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Reviews

Joe Wilkes Joe Wilkes
Album: Japanese Elvis
Label: Frontline
Tracks: 11
Website: http://www.joewilkes.co.uk

This is the fourth album from the London based songwriter; the first since Lorca in 2012, and the hand injury which nearly brought his career to an end. Unable to play the guitar, he taught himself piano and wrote this set of desolate ballads. The songs did not sit well in a conventional studio, and after spells in both Paris and London, he recorded demo style, mostly on borrowed instruments, the process giving intimacy and warmth to the sound.

His piano playing is to the fore on the opening number, Ironstone Sky. Right from the off, the class of this composition shows through, with delicate chord progression backed by distorted multi tracked guitars, a jagged arpeggio over an ambient wash, coloured by cymbal swells and subtle BVs from Natasha Williams. Wilkes's world weary vocal spins a sad fable of time passing, loss and regret.

Less Hesitation is a county blues, with harmony vocals from Siobhan Parr. Back on piano, After the Sorrow Has Passed, has a haunting synth motif in counterpoint to the vocal line, the song giving the album its enigmatic title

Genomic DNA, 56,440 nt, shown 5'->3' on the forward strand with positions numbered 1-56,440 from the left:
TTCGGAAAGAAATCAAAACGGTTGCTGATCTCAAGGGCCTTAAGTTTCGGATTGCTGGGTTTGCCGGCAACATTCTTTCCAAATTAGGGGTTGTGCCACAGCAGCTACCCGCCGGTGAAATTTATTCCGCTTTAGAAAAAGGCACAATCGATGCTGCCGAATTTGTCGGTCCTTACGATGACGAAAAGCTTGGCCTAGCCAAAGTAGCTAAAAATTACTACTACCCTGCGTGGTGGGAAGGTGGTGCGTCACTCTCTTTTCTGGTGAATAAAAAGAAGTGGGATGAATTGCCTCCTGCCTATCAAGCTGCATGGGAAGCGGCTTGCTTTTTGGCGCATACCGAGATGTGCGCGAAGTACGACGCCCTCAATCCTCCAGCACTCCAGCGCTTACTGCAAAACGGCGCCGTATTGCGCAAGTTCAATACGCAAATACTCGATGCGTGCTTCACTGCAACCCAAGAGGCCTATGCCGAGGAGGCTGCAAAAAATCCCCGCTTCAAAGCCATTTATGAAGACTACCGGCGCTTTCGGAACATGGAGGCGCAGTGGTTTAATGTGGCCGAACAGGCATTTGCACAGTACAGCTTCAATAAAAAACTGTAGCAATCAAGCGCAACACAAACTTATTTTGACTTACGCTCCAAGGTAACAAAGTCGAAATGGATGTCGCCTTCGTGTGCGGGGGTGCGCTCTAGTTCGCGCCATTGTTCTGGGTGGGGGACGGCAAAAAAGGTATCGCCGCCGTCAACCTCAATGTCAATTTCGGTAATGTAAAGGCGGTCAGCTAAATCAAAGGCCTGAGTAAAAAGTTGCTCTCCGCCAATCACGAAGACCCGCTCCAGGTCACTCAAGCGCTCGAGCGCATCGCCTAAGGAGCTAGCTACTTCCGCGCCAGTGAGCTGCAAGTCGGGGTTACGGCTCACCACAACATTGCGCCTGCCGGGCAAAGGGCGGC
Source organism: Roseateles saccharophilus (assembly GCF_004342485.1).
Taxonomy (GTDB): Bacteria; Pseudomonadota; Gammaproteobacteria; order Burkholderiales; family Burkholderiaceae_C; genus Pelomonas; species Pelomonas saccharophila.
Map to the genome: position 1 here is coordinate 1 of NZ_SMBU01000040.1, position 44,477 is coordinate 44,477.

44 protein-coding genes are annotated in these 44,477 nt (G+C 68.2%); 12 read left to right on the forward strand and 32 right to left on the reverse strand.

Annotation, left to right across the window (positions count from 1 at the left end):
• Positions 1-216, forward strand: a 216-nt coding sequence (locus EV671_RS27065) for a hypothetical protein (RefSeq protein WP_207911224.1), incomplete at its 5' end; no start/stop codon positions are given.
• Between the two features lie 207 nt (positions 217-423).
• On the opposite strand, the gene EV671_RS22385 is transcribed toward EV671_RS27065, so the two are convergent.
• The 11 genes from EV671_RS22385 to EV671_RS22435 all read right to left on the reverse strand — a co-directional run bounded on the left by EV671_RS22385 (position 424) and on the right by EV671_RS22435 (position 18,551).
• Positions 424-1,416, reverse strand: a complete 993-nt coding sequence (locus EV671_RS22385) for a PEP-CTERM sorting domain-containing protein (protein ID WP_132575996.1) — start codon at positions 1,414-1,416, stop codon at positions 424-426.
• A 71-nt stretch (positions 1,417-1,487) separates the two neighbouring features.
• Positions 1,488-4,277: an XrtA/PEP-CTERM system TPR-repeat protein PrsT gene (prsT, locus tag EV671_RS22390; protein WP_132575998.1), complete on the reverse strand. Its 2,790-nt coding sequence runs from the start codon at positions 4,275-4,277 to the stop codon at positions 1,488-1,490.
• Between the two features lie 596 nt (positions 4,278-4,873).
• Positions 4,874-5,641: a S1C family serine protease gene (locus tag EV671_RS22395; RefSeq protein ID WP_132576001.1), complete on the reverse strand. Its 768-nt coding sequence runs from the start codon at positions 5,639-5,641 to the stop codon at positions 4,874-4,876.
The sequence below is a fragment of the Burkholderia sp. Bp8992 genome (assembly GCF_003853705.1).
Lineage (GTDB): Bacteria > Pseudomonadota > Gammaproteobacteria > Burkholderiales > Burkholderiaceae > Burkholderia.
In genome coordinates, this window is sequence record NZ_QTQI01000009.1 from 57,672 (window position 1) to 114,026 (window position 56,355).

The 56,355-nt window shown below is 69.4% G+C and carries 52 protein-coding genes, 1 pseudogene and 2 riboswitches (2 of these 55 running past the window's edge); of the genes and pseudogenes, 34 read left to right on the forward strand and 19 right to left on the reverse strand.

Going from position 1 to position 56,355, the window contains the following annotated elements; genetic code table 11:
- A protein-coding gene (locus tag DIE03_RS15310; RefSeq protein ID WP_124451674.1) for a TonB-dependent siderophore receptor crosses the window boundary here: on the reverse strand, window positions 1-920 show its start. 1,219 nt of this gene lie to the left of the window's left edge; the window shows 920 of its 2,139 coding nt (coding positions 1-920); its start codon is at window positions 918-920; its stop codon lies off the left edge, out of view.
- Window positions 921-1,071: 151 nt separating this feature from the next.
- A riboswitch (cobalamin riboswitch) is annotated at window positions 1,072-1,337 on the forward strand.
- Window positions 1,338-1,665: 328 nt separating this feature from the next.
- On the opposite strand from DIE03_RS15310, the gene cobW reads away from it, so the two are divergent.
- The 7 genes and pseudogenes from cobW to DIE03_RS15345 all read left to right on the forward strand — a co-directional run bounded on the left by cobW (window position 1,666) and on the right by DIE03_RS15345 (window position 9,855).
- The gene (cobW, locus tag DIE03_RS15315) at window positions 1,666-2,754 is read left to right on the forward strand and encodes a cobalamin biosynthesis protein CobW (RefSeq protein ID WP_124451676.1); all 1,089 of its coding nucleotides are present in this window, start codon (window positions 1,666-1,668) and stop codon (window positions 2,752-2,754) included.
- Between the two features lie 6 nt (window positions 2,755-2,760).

And the towering city is lonely and pretty
But the night we first met it was overcast
We were listening to the Japanese Elvis do his thing
Till after the sorrow has passed

Down in the Alley starts with a ragtime guitar break, moving to an extended sitar-like air, before settling on a picked blues, as Wilkes sings of modern urban warfare.

But it is the piano numbers that stand out. Track five, the reflective and melancholy parable If the Angels Don't Welcome You, They Can Go to Hell builds over an off tempo piano riff, it's hesitations stressing the vulnerability of the protagonist, as he sings of what happens when God falls in love with his dead ex- girlfriend.

A series of operations has restored his old skill on guitar, shown to good effect on Sleeping on the Floor, a duet with Charlotte Sometimes, with fluid and assured picking. Backing vocals (Parr) are well used on the Valley, giving the feel of early Leonard Cohen, and more than a hint of Randy Newman, both lyrically and musically, both world weary and knowing.

Operating in the area between John Cale and Tom Waits, with simple yet sophisticated soundscapes, this work will challenge and confront, enchant and transport. There is a rare sense of otherness to it, lyrically and musically outside conventional styles.

And it is a grower, an album that gives up its secrets slowly, layered and subtle. It needs and replays an investment of time. It has a darkness and depth, but never loses sight of its essential humanity.

The gentle talking blues of The High Life closes the album, a personal manifesto.

The high life comes fleeting fast
But quickly blows away

Superb.

Laura Thomas